Public want Prince Harry to be at King’s coronation, poll finds
Exclusive: Standard poll reveals 60 per cent want Duke of Sussex to be at father’s ceremony in May
A majority of Britons say Prince Harry should be invited to the King’s Coronation, a new poll revealed on Friday.
The Ipsos survey for The Standard found 60 per cent of adults believe the Duke of Sussex should be offered a place at the ceremony.
But after the controversies sparked by his Spare autobiography, Netflix series and other recent TV interviews, 30 per cent believe he should not be invited.
The crowning and anointment of King Charles III on Saturday, May 6, will be part of a weekend of celebrations which includes a procession from Buckingham Palace, a balcony appearance and a concert at Windsor Castle.
The service, conducted by the Archbishop of Canterbury, will “reflect the monarch’s role today and look towards the future, while being rooted in longstanding traditions and pageantry,” Buckingham Palace has said.
The events will be watched by tens of millions of people around the world and will aim to show Britain at its best, with the Royal Family centre stage.
But the furore over Harry and Meghan’s departure to California and the prince’s subsequent public criticisms of other royals lingers on.
The poll found a striking age gap on whether he should be at the coronation.
Three quarters of 18 to 34-year-olds say the Prince should be invited, with 15 per cent against.
However, among the 55+ age group the split is 47 per cent “yes” and 42 per cent “no”.
For the 35 to 54 age group, the divide is 65 per cent supporting Harry to get an invite, with 26 per cent taking the opposite view.
The survey comes amid claims that several senior royals do not want Harry and Meghan at the coronation. They are said to be concerned that private conversations could be made public by them and exploited at a later date.
The coronation has also prompted a diplomatic headache because there will be a fraction of the 8,000 guests who came to the Queen’s ceremony in 1953. The Government will have to decide which VIPs will not be invited.
The survey also showed that Harry’s standing in Britain has taken a hit, compared with earlier years after his allegations about the royal family.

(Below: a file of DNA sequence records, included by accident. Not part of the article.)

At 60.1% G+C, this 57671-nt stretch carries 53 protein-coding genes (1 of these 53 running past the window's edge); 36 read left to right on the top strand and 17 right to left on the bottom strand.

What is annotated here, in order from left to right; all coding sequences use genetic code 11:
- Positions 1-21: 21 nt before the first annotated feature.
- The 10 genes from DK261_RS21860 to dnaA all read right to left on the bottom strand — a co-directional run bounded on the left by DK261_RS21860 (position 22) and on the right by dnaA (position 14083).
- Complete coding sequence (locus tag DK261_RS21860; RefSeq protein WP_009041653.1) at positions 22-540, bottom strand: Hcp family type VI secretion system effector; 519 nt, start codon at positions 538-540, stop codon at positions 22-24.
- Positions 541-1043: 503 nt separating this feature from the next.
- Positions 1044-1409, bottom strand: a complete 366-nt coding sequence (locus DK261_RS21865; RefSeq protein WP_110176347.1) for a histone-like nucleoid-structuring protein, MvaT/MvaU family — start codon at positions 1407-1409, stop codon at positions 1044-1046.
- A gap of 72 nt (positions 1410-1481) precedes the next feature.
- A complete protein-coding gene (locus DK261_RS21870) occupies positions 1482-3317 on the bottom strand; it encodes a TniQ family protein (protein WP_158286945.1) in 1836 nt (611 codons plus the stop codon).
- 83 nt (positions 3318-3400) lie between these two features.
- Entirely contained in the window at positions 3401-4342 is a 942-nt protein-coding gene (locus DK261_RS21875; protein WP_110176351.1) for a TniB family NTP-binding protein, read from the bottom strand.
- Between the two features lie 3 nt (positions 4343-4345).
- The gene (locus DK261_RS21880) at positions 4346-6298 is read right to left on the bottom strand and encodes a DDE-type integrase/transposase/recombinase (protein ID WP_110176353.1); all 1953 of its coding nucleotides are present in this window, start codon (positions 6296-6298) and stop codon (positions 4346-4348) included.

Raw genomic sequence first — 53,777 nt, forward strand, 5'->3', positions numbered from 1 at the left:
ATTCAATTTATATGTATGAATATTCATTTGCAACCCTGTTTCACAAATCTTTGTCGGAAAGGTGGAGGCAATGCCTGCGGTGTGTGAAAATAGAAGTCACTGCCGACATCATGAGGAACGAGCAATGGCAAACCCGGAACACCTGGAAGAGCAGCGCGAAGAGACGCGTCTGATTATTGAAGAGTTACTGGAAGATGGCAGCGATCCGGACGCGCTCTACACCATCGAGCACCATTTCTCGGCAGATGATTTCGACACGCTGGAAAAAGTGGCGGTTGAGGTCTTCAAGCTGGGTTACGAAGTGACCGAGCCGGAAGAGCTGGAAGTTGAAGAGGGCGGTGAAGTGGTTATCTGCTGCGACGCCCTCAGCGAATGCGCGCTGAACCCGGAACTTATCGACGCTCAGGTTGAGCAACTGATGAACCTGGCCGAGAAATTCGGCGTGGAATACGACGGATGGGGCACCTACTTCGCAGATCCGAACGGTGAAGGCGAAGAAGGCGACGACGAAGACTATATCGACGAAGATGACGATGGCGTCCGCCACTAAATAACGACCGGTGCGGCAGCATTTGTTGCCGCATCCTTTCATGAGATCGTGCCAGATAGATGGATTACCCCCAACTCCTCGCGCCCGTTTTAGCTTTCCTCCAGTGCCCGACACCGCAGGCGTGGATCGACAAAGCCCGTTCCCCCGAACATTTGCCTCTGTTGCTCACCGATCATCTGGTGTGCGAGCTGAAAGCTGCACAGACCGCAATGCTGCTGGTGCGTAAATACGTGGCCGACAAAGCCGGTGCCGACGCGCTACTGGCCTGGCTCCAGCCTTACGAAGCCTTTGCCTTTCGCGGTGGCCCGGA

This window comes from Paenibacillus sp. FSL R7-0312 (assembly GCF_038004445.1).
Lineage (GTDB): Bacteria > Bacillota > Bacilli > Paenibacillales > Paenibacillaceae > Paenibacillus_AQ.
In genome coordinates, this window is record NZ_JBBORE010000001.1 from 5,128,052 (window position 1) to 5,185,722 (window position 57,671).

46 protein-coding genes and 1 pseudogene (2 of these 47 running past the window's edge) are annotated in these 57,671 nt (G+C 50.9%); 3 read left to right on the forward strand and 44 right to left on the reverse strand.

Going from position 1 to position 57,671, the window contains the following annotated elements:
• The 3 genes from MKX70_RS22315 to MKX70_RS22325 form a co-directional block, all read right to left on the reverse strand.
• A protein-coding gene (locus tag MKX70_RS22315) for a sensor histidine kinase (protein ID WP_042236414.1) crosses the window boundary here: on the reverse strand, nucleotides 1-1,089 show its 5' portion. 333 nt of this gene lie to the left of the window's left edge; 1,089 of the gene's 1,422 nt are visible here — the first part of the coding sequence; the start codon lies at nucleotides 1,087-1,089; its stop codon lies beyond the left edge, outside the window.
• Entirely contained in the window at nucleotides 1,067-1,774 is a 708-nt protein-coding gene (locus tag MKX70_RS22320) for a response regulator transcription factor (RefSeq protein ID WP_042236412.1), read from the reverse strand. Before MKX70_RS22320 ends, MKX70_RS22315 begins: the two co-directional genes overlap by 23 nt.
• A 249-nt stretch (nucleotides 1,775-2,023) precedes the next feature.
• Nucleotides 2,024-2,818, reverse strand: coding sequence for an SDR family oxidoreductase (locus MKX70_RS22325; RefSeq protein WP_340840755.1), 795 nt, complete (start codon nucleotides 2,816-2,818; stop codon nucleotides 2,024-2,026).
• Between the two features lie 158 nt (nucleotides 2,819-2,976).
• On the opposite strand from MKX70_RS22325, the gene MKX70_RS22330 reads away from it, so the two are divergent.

They include claims that William physically attacked him in his London cottage, that both brothers pleaded with Charles not to marry Camilla and that the Queen “quietly sat there” amid family rows. Buckingham Palace and Kensington Palace have declined to respond to the allegations.
However, the survey showed that William is now by far the most popular royal, ahead of his father Charles, his wife Kate and then Harry.
When people were asked which two or three royals they liked the most, 50 per cent named William, 32 per cent Charles, and 29 per cent Kate. Just 17 per cent mentioned Harry, with William, who is now Prince of Wales, three times as popular.
Princess Anne was on 16 per cent, Meghan, Prince Edward and Sophie, Countess of Wessex, all on four per cent and Queen Camilla on three per cent. The figures contrast with findings in January 2018 when Harry was level-pegging with William on popularity.
Sixty-two per cent named William as a favourite royal, 58 per cent Harry, 47 per cent the late Queen, 21 per cent Kate, 12 per cent the Duke of Edinburgh and nine per cent Prince Charles.
These figures may have been swayed by the poll being carried out just a few months before Harry and Meghan’s wedding in May that year.
Gideon Skinner, of Ipsos UK, said: “Despite not being as popular as he once was, most Britons still think Harry should be invited to the coronation in May, which suggests some hope for reconciliation.”
Despite the controversies and the Queen’s death last September, support for the monarchy seems little changed over the last year or two but is markedly lower than in 2016 and most other times that this question was asked going back to 1993.
Sixty-four per cent now say they favour Britain remaining a monarchy, with 22 per cent saying it should become a republic, with 13 per cent “don’t knows”.